• Thomas Edison
  • Yes, I do believe it might have been Thomas Edison.. but ...I've heard rumor it might have been Nikolai(sp?) Tesla, too.
  • humpfry davey great britain earley 1800s
  • Joe the Glass Blower with help from Fred the Filament Fabricator.
  • Thomas Eddison
  • It wasn't Edison! Light bulbs were in use for 50 years prior to Edison's patent. see: http://www.coolquiz.com/trivia/explain/docs/edison.asp Many inventions contributed to the development of the light bulb as we know it (one invention was the tungsten filament, another was COILING the filament, another was the vacuum bulb, etc). The first patent on the modern incandescent bulb though was by Joseph Swan who successfully sued Edison for patent infringement.
  • Joseph Swan- he received the patent for it in britain almost a year before edison did so in US... http://en.wikipedia.org/wiki/Joseph_Wilson_Swan
  • It may sound funny but Edison was trying to invent the light bulb and came close to inventing the vacuum tube and the man who was trying to invent the vacuum tube invented the light bulb (sorry memory laps I can't think of his name right now) But Edison received the credit. This is also true about the airplane: Jacob Broadbeck was the first to fly a powered controlable aircraft while the Wright Brothers were still in diapers.
  • Chuck Norris
  • Starting in the early 1800s, inventors looked for ways to convert electricity into light. Sir Humphry Davy, an English physician, successfully passed an electric current through platinum strips in 1801. Unfortunately, the strips evaporated quickly and Davy was unable to create a light that lasted more than a few minutes. In 1809 Davy created what would become known as the Arc lamp. He made an electrical connection between two charcoal rods connected to a battery. The light from this was very bright but small. For the next 50 years, others sought ways to lengthen the amount of time the light source would remain. In 1840 Warren de la Rue, a British scientist, placed a platinum coil in a vaccum tube. When he passed an electric current through it, light was formed. This design was efficient and the light lasted longer, but platinum was very expensive which made it impossible to be distributed on a commercial level. In 1841 Frederick de Moleyns of England was given the first patent for an incandescent lamp. His design used powdered charcoal. He heated this material between two platinum wires in a vacuum bulb. Joseph Wilson Swan Joseph Wilson Swan was born in 1828 in England. He worked as a physicist and chemist. Swan wanted to produce a practical, long-lasting light source. He used a carbon paper filament in his light bulbs. In 1878 he received a British patent for his light bulb. Swan began placing light bulbs in homes throughout England. By the early 1880s he had started his own light bulb company. Thomas Edison While Swan worked in England, Thomas Edison was busy in the United States. He experimented with thousands of different filaments. His goal was to find materials that would light well and last for a long time. He brought in various metals and supplies from all over the world. Then in October of 1879, Edison had a breakthrough. He carbonized a piece of sewing thread. Using this as a filament, he was able to produce a light bulb that burned for thirteen and a half hours. By bending the filament, he could make the lamp burn for over 100 hours. Eventually Edison invented a bulb that could glow for more than 1200 hours. He received a patent in 1880 for his light bulb. It had the same features of today's modern light bulbs: an incandescent filament in a glass bulb with a screw base. The Real Inventor of the Light Bulb When the question is asked, who invented the light bulb, Joseph Swan and Thomas Edison are usually given credit. However, both of these men worked off of previous inventions. Historians estimate that over twenty inventors worked toward the creation and design of the light bulb. Of these, Edison's version was the most efficient. When studying who invented the light bulb, it is appropriate to credit numerous inventors that lived during the 1800s. Even after Swan and Edison, others continued to improve the light source. The light bulb, as we know it today, is a result of much time and effort. Remember that the next time you flip on the switch!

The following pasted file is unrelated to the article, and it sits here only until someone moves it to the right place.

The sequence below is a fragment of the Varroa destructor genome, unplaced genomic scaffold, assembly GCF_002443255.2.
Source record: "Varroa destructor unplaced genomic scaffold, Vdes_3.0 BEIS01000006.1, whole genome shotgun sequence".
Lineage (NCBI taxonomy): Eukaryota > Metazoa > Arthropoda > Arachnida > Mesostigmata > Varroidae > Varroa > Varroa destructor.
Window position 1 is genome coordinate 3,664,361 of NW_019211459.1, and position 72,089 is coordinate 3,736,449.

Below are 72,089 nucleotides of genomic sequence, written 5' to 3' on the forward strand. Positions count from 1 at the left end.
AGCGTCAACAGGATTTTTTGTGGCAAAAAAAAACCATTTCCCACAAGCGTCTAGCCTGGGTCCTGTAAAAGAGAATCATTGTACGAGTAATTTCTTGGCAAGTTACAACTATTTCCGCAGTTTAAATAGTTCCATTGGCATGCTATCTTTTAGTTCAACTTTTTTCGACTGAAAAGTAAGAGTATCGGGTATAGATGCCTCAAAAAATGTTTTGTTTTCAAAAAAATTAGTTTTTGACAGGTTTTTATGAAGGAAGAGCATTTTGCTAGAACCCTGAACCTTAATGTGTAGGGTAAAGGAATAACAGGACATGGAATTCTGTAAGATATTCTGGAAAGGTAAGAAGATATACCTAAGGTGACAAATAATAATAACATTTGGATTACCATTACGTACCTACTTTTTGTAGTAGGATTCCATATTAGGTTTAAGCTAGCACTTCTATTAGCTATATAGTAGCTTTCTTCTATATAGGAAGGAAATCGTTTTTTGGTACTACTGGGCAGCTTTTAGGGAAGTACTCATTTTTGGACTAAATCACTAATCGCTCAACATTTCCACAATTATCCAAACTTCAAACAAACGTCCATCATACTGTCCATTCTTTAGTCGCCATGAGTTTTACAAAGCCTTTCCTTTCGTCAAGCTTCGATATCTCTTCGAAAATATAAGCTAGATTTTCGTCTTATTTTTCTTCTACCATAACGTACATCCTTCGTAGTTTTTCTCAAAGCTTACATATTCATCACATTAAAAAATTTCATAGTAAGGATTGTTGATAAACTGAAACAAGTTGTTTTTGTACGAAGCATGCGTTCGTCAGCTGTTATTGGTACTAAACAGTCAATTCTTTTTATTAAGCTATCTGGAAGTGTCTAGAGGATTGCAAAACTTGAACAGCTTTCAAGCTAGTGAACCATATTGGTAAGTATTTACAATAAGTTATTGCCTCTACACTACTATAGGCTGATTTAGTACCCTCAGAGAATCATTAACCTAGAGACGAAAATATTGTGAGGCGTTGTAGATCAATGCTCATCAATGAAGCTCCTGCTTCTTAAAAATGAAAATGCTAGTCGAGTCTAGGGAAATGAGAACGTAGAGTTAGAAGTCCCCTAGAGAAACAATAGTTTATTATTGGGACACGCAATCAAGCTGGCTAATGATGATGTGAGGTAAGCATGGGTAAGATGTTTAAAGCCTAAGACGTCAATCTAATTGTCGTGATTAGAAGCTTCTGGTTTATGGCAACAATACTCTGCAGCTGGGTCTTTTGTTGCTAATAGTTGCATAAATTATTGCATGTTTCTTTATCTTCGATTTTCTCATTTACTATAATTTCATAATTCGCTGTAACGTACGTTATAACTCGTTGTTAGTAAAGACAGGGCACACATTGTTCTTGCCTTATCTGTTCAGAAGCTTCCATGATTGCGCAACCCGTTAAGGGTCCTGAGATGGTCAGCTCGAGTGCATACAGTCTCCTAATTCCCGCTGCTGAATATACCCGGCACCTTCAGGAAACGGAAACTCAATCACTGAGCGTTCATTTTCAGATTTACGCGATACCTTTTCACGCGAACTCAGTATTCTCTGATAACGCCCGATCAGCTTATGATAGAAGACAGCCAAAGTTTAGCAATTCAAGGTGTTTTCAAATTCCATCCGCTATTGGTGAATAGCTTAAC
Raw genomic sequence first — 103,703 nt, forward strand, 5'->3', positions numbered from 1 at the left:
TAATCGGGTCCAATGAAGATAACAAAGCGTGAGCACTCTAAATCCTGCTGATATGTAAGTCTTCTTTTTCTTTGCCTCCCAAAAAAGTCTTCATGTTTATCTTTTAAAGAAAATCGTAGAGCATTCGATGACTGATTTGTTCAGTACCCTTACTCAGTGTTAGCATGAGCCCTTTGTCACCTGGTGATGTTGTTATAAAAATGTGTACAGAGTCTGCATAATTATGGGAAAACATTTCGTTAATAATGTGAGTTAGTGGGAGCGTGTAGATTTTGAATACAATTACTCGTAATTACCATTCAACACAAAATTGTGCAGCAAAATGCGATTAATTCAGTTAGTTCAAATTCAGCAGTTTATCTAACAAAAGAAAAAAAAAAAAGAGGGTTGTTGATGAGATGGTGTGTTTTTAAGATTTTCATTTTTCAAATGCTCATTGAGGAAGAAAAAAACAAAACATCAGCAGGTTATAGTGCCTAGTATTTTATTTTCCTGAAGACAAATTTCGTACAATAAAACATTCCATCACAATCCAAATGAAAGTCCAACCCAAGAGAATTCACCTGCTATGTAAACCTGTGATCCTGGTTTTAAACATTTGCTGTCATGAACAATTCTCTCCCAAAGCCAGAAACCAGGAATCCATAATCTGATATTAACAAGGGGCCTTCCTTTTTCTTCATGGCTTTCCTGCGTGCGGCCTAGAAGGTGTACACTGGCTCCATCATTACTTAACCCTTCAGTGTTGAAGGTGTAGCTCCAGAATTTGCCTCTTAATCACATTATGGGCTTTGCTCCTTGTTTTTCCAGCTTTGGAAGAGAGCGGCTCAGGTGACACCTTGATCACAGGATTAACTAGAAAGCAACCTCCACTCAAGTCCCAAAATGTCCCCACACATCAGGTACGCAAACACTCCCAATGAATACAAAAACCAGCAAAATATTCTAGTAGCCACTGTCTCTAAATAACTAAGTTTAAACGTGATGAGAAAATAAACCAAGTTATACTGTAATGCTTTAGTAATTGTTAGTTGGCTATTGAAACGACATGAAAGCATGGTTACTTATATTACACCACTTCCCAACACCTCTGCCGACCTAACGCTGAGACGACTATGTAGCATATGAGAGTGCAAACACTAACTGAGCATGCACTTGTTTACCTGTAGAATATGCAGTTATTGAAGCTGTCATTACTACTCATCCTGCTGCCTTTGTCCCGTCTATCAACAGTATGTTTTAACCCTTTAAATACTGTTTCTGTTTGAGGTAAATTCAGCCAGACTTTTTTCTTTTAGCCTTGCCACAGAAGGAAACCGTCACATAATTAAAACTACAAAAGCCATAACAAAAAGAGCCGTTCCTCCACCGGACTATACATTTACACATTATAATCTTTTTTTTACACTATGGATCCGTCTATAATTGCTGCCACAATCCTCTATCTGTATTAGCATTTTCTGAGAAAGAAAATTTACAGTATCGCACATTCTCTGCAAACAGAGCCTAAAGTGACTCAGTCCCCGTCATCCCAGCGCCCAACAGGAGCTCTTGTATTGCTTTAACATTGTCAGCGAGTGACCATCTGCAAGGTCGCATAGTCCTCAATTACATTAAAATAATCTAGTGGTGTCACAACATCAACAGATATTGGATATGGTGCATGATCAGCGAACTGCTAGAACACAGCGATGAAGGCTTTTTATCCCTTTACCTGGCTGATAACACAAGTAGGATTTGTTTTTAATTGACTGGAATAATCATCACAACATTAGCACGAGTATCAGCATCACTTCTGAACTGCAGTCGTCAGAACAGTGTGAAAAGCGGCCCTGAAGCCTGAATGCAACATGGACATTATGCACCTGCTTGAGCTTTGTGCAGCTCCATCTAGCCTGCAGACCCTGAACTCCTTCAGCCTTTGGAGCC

• I read one time it was Marconi but he wasn't interested in the light bulb but was trying to make vacuum tubes for his invention of the radio. The heating element in a vacuum tube is actually a type of light bulb.